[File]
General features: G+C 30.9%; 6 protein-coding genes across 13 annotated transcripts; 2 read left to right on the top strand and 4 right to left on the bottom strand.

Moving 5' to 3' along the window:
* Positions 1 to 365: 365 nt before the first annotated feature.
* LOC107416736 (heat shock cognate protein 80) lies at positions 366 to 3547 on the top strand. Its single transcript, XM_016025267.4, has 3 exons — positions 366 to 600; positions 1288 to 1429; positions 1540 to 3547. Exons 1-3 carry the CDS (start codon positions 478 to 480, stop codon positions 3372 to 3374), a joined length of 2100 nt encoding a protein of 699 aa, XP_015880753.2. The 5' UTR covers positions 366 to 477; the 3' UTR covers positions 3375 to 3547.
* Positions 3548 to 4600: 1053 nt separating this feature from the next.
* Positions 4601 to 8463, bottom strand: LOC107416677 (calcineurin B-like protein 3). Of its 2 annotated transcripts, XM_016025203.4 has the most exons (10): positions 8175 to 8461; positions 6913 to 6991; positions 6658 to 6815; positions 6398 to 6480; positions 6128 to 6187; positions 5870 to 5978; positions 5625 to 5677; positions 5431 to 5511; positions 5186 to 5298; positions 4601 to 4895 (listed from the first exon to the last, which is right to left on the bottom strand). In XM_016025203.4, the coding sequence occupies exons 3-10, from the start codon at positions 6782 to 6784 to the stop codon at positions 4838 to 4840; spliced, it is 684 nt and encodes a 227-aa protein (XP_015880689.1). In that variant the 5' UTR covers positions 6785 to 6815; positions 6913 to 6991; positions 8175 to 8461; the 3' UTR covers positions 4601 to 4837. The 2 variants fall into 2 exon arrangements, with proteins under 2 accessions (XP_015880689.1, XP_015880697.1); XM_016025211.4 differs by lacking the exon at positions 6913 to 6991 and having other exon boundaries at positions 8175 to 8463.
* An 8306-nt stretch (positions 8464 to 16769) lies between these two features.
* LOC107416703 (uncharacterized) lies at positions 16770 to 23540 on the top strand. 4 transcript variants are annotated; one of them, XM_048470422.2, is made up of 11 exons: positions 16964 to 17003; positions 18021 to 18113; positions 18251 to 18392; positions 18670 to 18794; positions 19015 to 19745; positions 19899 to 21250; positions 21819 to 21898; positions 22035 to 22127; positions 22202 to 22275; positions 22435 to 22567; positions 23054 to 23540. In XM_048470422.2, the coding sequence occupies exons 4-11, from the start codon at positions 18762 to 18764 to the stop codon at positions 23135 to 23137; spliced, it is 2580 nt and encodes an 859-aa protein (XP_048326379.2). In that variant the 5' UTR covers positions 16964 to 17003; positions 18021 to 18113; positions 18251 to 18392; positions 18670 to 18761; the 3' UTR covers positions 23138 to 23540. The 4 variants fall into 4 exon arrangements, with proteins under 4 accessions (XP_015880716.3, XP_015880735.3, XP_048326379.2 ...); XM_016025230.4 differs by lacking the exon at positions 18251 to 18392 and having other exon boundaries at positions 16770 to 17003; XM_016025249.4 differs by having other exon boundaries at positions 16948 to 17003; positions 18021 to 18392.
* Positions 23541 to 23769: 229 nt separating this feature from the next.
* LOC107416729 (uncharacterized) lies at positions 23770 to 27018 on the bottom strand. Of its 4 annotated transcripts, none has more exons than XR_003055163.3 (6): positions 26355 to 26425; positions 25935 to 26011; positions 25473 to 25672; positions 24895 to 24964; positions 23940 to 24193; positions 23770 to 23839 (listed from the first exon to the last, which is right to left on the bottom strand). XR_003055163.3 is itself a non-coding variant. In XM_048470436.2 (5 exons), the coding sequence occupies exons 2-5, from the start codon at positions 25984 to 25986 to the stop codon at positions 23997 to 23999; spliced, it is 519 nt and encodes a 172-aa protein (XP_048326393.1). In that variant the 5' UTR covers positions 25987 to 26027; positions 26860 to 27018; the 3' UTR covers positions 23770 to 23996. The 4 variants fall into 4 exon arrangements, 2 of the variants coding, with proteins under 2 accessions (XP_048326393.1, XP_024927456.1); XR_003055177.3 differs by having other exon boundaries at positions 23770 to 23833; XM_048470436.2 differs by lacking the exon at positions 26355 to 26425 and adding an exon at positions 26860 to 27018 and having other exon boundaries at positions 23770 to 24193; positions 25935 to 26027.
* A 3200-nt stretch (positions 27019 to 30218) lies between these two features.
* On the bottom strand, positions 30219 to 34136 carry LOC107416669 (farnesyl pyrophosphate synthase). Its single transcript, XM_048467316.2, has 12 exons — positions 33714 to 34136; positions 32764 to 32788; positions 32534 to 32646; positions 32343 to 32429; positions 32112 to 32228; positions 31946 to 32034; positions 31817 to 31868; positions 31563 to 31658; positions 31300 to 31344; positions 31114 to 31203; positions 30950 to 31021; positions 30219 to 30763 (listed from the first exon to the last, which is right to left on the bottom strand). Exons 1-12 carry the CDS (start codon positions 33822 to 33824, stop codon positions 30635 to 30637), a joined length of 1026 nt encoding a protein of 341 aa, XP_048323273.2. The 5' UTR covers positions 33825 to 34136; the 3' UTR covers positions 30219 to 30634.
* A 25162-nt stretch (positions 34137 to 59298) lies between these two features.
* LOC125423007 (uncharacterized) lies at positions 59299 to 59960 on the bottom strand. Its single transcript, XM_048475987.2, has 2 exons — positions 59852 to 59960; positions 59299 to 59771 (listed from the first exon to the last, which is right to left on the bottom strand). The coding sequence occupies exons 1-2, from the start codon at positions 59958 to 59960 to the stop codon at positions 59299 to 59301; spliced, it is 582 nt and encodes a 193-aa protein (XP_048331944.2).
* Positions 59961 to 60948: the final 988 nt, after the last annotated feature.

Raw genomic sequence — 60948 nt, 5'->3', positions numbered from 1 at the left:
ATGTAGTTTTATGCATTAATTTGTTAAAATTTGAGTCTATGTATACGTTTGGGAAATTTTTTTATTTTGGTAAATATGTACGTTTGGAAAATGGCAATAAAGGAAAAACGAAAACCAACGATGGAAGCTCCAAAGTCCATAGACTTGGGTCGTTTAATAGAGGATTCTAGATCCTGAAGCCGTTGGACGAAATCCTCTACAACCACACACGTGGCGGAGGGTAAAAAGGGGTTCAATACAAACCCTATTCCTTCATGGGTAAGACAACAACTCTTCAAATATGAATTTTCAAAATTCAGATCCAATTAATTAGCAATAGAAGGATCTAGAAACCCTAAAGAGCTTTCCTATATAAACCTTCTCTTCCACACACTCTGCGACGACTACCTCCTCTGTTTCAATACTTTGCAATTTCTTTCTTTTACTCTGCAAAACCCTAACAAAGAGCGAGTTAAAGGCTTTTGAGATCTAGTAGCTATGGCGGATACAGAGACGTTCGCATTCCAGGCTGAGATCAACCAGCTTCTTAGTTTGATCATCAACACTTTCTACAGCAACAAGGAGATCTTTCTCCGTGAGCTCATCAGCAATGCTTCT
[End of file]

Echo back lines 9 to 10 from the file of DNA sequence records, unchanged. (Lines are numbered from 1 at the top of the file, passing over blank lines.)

* Positions 23541 to 23769: 229 nt separating this feature from the next.
* LOC107416729 (uncharacterized) lies at positions 23770 to 27018 on the bottom strand. Of its 4 annotated transcripts, none has more exons than XR_003055163.3 (6): positions 26355 to 26425; positions 25935 to 26011; positions 25473 to 25672; positions 24895 to 24964; positions 23940 to 24193; positions 23770 to 23839 (listed from the first exon to the last, which is right to left on the bottom strand). XR_003055163.3 is itself a non-coding variant. In XM_048470436.2 (5 exons), the coding sequence occupies exons 2-5, from the start codon at positions 25984 to 25986 to the stop codon at positions 23997 to 23999; spliced, it is 519 nt and encodes a 172-aa protein (XP_048326393.1). In that variant the 5' UTR covers positions 25987 to 26027; positions 26860 to 27018; the 3' UTR covers positions 23770 to 23996. The 4 variants fall into 4 exon arrangements, 2 of the variants coding, with proteins under 2 accessions (XP_048326393.1, XP_024927456.1); XR_003055177.3 differs by having other exon boundaries at positions 23770 to 23833; XM_048470436.2 differs by lacking the exon at positions 26355 to 26425 and adding an exon at positions 26860 to 27018 and having other exon boundaries at positions 23770 to 24193; positions 25935 to 26027.